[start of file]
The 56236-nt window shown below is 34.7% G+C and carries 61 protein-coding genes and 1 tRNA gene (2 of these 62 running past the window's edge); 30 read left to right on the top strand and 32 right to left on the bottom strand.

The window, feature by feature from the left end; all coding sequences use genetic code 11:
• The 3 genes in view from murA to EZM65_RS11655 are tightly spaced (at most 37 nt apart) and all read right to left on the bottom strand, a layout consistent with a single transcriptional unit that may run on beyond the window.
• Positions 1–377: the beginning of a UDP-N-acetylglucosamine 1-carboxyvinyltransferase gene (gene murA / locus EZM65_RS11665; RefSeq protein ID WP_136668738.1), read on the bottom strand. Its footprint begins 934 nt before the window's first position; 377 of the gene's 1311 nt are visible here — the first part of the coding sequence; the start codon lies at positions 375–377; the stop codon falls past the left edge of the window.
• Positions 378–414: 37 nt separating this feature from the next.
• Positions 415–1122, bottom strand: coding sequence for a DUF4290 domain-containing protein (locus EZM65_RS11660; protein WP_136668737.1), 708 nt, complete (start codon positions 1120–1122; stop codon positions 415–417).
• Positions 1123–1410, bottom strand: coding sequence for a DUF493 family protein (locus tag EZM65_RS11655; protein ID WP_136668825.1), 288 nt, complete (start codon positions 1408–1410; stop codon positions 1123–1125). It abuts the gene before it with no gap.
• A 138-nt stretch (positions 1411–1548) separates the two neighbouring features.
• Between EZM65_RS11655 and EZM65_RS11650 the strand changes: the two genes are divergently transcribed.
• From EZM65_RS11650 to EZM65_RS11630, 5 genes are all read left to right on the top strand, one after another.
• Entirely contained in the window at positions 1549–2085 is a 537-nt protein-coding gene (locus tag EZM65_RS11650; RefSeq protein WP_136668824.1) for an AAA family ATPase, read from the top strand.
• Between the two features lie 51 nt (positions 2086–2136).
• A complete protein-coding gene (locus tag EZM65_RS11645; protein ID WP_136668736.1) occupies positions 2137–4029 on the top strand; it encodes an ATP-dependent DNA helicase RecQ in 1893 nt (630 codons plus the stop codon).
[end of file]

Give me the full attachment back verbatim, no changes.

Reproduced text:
The 56236-nt window shown below is 34.7% G+C and carries 61 protein-coding genes and 1 tRNA gene (2 of these 62 running past the window's edge); 30 read left to right on the top strand and 32 right to left on the bottom strand.

The window, feature by feature from the left end; all coding sequences use genetic code 11:
• The 3 genes in view from murA to EZM65_RS11655 are tightly spaced (at most 37 nt apart) and all read right to left on the bottom strand, a layout consistent with a single transcriptional unit that may run on beyond the window.
• Positions 1–377: the beginning of a UDP-N-acetylglucosamine 1-carboxyvinyltransferase gene (gene murA / locus EZM65_RS11665; RefSeq protein ID WP_136668738.1), read on the bottom strand. Its footprint begins 934 nt before the window's first position; 377 of the gene's 1311 nt are visible here — the first part of the coding sequence; the start codon lies at positions 375–377; the stop codon falls past the left edge of the window.
• Positions 378–414: 37 nt separating this feature from the next.
• Positions 415–1122, bottom strand: coding sequence for a DUF4290 domain-containing protein (locus EZM65_RS11660; protein WP_136668737.1), 708 nt, complete (start codon positions 1120–1122; stop codon positions 415–417).
• Positions 1123–1410, bottom strand: coding sequence for a DUF493 family protein (locus tag EZM65_RS11655; protein ID WP_136668825.1), 288 nt, complete (start codon positions 1408–1410; stop codon positions 1123–1125). It abuts the gene before it with no gap.
• A 138-nt stretch (positions 1411–1548) separates the two neighbouring features.
• Between EZM65_RS11655 and EZM65_RS11650 the strand changes: the two genes are divergently transcribed.
• From EZM65_RS11650 to EZM65_RS11630, 5 genes are all read left to right on the top strand, one after another.
• Entirely contained in the window at positions 1549–2085 is a 537-nt protein-coding gene (locus tag EZM65_RS11650; RefSeq protein WP_136668824.1) for an AAA family ATPase, read from the top strand.
• Between the two features lie 51 nt (positions 2086–2136).
• A complete protein-coding gene (locus tag EZM65_RS11645; protein ID WP_136668736.1) occupies positions 2137–4029 on the top strand; it encodes an ATP-dependent DNA helicase RecQ in 1893 nt (630 codons plus the stop codon).